|View From a Height
Commentary from the Mile High City
Monday, July 19, 2004
State Attorney General Ken Salazar has decided he's John Edwards. At least, he's decided that that's the campaign he wants to run.
What are the characteristics of an Edwards campaign? A liberal trying to appear centrist. This can work if people don't know you all that well. It worked, for instance, in North Carolina, the first time. Now, Edwards is too well-known to win a second term.
The rest of the campaign is lifted directly from Edwards. He talks about "two Colorados." He's the guy from a dirt-poor background who became a lawyer and got out. He's kind of stuck with the trial-lawyer thing, because of all the support they've given him.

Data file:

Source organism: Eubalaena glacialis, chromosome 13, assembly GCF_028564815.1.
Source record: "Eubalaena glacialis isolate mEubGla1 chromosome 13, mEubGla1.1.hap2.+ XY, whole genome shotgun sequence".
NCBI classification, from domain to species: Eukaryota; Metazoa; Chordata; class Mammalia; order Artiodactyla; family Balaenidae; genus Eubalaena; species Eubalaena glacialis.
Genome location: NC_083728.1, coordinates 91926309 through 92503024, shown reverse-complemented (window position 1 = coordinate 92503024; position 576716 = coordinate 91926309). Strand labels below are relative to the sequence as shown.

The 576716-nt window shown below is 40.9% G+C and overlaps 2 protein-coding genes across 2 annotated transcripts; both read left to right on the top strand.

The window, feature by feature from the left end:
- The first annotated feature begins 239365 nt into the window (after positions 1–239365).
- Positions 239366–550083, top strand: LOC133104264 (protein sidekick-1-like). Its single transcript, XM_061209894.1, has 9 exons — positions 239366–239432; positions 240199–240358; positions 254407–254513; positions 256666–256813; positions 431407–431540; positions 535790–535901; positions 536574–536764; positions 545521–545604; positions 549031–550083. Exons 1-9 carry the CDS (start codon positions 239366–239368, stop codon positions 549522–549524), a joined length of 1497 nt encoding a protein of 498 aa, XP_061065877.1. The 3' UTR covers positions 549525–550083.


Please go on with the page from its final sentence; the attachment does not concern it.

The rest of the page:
It helps if you're an attorney general. It gives you the dual advantage of being "for the little guy" and being "for law and order." It also gives you a record to defend. In theory, this should be easy. The popular stuff you own. The unpopular stuff you blame on the legislature. That line of defense is harder, though, if you bail when the legislature goes against your party. So much for defending state sovereignty.
It helps if you have Mike Miles as an opponent. But it doesn't help so much if you have to put your positions down in black and white. Or as little black and white as you can get away with. Take a look at the list, and see if you can find where Salazar differs from the traditional, liberal (although not Leftist) party line.
It's going to be the job of the Republican candidate to point this out.